An article in the New York Times discusses the possibility that it may inhibit the world’s ability to respond to the sudden emergence of a widespread illness, including H1N1. The reason? Researchers are waiting to report their findings until it is published in traditional journals:

"Officials and experts say they have learned a lot about human swine influenza. But relatively little of that information, including periodic summaries of what has been learned since the beginning of the pandemic, has been reported and published. Some experts said researchers were waiting to publish in journals, which can take months or longer."

However, the Internet has afforded great opportunity for experimentation in alternative forms of scholarly communications, as Joseph Heller observes:
"The integration of digital technology into nearly every aspect of the daily workflow of scholars and researchers has begun to produce new channels of communication that do not fit neatly into the category of ‘journal’ or ‘pre-print’ or even ‘email communication’. These new mechanisms include blogs and wikis that spring up organically around a topic or an experiment and collaborative annotations on a web page. These advances are the natural result of scholars using digital technology in ways that they independently determine best serve their immediate needs and the needs of their community."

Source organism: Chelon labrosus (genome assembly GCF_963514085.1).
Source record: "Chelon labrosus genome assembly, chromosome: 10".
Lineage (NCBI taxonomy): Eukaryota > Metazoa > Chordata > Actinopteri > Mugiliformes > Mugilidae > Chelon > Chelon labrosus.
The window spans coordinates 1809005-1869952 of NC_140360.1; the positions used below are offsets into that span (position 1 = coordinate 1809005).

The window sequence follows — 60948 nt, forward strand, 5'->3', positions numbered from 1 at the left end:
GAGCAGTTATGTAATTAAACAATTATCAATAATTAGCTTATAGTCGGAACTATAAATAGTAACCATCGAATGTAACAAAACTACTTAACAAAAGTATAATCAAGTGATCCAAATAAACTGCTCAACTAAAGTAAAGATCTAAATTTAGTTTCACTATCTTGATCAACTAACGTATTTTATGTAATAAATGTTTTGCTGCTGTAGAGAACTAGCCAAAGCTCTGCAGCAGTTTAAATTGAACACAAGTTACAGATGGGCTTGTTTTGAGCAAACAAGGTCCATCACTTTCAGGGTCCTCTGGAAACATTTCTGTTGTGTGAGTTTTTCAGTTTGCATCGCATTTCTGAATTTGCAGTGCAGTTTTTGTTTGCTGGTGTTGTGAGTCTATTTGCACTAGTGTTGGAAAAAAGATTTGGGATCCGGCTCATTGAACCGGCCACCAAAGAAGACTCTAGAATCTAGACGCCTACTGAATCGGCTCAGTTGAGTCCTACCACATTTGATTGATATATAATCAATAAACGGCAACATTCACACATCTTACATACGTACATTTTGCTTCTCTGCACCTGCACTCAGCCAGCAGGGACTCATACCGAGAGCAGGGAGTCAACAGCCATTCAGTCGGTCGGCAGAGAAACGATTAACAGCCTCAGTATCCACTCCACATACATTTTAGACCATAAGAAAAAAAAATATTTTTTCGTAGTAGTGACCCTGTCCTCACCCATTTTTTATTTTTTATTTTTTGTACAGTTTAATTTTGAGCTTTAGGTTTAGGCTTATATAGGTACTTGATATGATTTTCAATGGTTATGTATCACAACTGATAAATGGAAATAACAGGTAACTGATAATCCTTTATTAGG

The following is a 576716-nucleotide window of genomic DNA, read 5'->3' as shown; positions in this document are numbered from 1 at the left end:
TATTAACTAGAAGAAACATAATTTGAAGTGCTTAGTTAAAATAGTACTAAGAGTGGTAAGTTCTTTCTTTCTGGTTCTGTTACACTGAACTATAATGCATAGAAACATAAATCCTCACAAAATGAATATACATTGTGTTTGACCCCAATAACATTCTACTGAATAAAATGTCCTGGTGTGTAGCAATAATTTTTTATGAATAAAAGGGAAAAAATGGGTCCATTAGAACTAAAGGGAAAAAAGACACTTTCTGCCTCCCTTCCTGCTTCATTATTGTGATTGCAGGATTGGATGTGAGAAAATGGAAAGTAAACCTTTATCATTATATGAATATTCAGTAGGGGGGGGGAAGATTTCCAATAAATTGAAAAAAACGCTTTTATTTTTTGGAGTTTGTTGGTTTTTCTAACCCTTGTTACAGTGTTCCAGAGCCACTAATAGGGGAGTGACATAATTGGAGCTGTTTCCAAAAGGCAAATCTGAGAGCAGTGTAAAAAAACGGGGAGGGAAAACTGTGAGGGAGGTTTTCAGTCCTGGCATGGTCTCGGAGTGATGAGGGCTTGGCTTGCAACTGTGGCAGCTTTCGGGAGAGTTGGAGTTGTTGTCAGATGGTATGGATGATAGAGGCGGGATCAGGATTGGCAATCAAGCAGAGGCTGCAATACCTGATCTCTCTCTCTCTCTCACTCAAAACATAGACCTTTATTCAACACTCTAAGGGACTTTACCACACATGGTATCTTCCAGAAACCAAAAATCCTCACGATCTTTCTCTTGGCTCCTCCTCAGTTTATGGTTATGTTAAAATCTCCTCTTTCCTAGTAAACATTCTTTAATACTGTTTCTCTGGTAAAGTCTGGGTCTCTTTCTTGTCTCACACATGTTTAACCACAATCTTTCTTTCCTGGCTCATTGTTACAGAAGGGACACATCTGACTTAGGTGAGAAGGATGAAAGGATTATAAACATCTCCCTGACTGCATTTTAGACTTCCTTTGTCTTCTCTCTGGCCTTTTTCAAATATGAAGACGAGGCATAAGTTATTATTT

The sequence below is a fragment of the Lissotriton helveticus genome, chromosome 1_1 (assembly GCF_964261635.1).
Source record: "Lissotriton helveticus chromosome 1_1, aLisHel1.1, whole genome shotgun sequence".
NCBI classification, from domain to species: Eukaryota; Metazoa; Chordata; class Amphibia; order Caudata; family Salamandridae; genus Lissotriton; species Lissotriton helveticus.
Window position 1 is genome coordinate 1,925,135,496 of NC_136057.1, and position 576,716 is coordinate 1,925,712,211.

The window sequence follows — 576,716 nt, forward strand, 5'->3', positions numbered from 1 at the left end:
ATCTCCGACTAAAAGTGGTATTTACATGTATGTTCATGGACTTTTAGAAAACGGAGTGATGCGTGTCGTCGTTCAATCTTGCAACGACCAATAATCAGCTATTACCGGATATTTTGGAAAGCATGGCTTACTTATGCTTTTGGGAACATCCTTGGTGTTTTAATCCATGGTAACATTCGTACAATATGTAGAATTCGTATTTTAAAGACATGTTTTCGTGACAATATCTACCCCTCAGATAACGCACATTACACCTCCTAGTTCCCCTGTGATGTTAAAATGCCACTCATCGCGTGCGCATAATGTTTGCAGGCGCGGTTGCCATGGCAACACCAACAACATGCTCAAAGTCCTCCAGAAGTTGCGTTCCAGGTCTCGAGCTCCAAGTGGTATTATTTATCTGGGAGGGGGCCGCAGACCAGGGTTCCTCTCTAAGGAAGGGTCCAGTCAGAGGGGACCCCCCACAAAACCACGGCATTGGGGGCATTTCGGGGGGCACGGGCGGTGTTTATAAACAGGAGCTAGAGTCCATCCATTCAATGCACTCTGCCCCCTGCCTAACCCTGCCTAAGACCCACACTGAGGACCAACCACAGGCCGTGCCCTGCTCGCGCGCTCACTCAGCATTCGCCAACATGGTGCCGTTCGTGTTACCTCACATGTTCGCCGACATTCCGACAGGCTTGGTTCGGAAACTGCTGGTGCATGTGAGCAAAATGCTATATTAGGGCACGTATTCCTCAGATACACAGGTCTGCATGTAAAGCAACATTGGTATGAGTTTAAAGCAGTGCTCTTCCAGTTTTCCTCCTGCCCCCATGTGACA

When compared to other disciplines, academic librarianship has more liberty to be experimental with our scholarly communication. Advancing the nature of scholarship in academic librarianship is less dependent on adhering to traditional norms. Yet, the major hurtle remains faculty rewards systems that contend that only those communications that go through a pre-publication anonymous peer-review have any value.

Instead, academic libraries need to retool their faculty rewards systems so they more closely resemble the vision of Michael Jensen:
"For universities, the challenge will be ensuring that scholars who are making more and more of their material available online will be fairly judged in hiring and promotion decisions. It will mean being open to the widening context in which scholarship is published, and it will mean that faculty members will have to take the time to learn about — and give credit for — the new authority metrics, instead of relying on scholarly publishers to establish the importance of material for them.

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Friday, September 18, 2009

The Uncertain Future of QuickDoc: UPDATE

Earlier this month, I wrote about the Uncertain Future of QuickDoc in light of the spring passing of Jay Daly. A colleague passed on the following message, which appeared on the DOCLINE-L list on Weds Sept 16, 2009:
Dear Colleagues,

I am happy to report that we have a few possibilities for the take-over of QuickDoc. Jay's daughter and son-in-law (Eowyn and Tommy Griffin) are endeavoring to find the best fit. An RFP went out to several vendors and independent programmers and the Griffins are pursuing the most promising offers. It is very important to them (and to all of us!) that whoever takes over QD will have the same dedication to the user base that Jay did. Be assured that Eowyn and Tommy are well aware of the time frame they have to work with and they are trying to come to an agreement as soon as possible. In the meantime, feel free to contact me with any questions or concerns. I will do my best to help!


Margo Coletti, AMLS, AHIP
Knowledge Services
Beth Israel Deaconess Medical Center